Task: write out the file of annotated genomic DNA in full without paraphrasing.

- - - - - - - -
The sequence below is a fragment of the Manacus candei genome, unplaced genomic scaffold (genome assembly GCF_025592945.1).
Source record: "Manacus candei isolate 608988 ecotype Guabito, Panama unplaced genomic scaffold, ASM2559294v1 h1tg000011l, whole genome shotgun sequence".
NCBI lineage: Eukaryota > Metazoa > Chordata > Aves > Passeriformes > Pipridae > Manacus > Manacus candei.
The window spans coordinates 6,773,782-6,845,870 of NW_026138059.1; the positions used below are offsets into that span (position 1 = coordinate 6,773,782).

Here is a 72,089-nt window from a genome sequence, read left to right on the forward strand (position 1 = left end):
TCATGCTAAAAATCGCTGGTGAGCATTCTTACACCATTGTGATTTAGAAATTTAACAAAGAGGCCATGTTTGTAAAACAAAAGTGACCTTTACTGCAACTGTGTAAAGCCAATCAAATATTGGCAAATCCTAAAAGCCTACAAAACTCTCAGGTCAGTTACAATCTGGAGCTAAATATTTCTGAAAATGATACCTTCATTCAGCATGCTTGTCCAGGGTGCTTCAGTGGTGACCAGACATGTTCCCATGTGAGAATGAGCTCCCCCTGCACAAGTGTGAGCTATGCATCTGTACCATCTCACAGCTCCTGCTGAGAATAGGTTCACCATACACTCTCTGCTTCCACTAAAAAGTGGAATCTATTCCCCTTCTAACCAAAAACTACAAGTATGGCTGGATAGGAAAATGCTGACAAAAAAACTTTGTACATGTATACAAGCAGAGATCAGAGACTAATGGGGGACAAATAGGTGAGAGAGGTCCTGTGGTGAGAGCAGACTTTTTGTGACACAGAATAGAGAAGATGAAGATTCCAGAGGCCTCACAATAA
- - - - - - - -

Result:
The sequence below is a fragment of the Manacus candei genome, unplaced genomic scaffold (genome assembly GCF_025592945.1).
Source record: "Manacus candei isolate 608988 ecotype Guabito, Panama unplaced genomic scaffold, ASM2559294v1 h1tg000011l, whole genome shotgun sequence".
NCBI lineage: Eukaryota > Metazoa > Chordata > Aves > Passeriformes > Pipridae > Manacus > Manacus candei.
The window spans coordinates 6,773,782-6,845,870 of NW_026138059.1; the positions used below are offsets into that span (position 1 = coordinate 6,773,782).

Here is a 72,089-nt window from a genome sequence, read left to right on the forward strand (position 1 = left end):
TCATGCTAAAAATCGCTGGTGAGCATTCTTACACCATTGTGATTTAGAAATTTAACAAAGAGGCCATGTTTGTAAAACAAAAGTGACCTTTACTGCAACTGTGTAAAGCCAATCAAATATTGGCAAATCCTAAAAGCCTACAAAACTCTCAGGTCAGTTACAATCTGGAGCTAAATATTTCTGAAAATGATACCTTCATTCAGCATGCTTGTCCAGGGTGCTTCAGTGGTGACCAGACATGTTCCCATGTGAGAATGAGCTCCCCCTGCACAAGTGTGAGCTATGCATCTGTACCATCTCACAGCTCCTGCTGAGAATAGGTTCACCATACACTCTCTGCTTCCACTAAAAAGTGGAATCTATTCCCCTTCTAACCAAAAACTACAAGTATGGCTGGATAGGAAAATGCTGACAAAAAAACTTTGTACATGTATACAAGCAGAGATCAGAGACTAATGGGGGACAAATAGGTGAGAGAGGTCCTGTGGTGAGAGCAGACTTTTTGTGACACAGAATAGAGAAGATGAAGATTCCAGAGGCCTCACAATAA